Growing application of healthcare artificial intelligence software and solutions is set to drive the industry growth. Its worth in areas of clinical research, electronic health records (EHR), drug development and in analyzing large sets of MRI and CT scans to identify and diagnose malignant tumours, speaks volumes about the huge potential of the tool. According to a research report by Global Market Insights, Inc., the global market of AI is expected to surpass $13 billion by 2025.
As per Gartner, world’s leading research and advisory company, most organisations are in the early stages of AI adoption and it would take a while before real benefits of AI could be leveraged.
The Government pins hope on AI to turnaround things
However, the Central Government has no qualms about its role in sundry fields including healthcare. In an endeavour to leverage the technology for economic growth, social development and inclusive growth, Government’s Think tank Niti Aayog came up with a National Strategy for Artificial Intelligence in June 2018.
Recently, the Aayog wrote to states, asking them to identify key projects where artificial intelligence could be adopted to resolve issues in areas like health, education and agriculture. “I write to request you to identify key projects where AI can be developed to solve problems affecting the health sector that you wish to drive forward,” NITI Aayog CEO Amitabh Kant said in a letter to the states and central ministries.
Immense potential of the Artificial Intelligence
• The technology equips doctors to diagnose ailments leveraging vision, deep learning on sensor-based vital data
• AI assists surgeons in planning surgery and to understand the outcome
• The tool proves very handy for early diagnosis of fatal diseases including cancer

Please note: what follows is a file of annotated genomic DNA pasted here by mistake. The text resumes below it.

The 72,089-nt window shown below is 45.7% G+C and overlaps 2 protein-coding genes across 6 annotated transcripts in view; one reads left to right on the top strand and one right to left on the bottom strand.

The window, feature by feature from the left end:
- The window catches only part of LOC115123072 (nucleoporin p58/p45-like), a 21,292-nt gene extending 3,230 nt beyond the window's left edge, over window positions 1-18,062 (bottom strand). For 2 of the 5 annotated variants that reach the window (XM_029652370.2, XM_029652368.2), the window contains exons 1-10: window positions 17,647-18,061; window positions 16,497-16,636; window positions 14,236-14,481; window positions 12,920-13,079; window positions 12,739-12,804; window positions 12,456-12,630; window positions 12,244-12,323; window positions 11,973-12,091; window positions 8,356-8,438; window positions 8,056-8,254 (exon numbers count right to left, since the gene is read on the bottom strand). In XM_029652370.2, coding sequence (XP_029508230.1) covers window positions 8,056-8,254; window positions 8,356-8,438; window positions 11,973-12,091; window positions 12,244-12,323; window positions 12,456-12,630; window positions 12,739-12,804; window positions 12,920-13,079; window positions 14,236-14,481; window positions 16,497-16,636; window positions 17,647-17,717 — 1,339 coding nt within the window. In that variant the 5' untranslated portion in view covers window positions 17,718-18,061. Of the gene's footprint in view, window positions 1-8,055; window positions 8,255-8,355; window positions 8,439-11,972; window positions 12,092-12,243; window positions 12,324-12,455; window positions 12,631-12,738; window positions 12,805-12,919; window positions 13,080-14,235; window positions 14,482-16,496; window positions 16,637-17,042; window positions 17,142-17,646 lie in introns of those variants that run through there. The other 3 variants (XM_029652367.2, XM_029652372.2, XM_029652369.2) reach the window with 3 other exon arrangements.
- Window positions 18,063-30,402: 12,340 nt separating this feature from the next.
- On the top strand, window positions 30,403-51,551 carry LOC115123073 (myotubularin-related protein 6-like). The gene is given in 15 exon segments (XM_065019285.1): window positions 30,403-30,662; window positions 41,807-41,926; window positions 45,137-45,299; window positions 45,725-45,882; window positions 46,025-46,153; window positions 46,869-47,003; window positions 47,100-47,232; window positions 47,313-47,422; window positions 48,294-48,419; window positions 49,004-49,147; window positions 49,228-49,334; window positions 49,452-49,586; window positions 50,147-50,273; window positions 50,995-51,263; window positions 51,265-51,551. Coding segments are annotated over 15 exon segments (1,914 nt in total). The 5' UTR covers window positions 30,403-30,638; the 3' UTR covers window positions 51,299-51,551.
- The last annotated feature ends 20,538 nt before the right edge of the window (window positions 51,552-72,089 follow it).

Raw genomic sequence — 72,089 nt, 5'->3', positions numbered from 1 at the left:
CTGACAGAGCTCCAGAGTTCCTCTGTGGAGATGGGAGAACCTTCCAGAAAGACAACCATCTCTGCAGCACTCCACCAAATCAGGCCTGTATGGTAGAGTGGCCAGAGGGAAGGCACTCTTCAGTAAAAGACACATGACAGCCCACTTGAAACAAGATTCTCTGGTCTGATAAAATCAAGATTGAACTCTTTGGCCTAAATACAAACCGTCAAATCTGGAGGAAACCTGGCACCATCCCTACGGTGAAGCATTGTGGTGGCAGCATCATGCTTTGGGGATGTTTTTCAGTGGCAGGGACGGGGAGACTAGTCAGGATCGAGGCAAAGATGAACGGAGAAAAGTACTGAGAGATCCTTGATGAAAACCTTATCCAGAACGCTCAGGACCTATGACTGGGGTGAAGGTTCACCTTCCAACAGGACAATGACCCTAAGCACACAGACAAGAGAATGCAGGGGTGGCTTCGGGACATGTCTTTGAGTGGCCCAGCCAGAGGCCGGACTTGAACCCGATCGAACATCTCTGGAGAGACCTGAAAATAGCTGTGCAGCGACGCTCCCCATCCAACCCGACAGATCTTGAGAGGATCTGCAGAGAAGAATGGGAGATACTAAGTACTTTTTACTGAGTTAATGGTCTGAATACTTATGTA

• It can help physicians with transcripts and voice-assisted case management
• Hospitals could leverage the modern technology in efficient planning of processes and functions
• Its role is unprecedented in area of telemedicine. AI enables accurate remote health monitoring and predictive diagnosis, paving path to reduce cost of quality care
• AI also seems to be potent technology to bring many value-added services together with the care side to bring down the overall healthcare spending
Industry harnessing AI for enriched personal healthcare experience
MedikaBazaar, which deals in medical products and consumables, has made an AI/ML based solution called Vizi which helps hospitals to plan their procurement.
Elaborating more about the solution, Vivek Tiwari, Founder and CEO, Medikabazaar, says: “Whenever a hospital gets an actionable purchase list of products, our application predicts what and how much is needed to be procured. It also recommends the safety or reserve stock of SKUs to avoid stock out and the level of safety stock with colour indicators. Hospitals don’t need to take any additional steps to maintain data for this application.”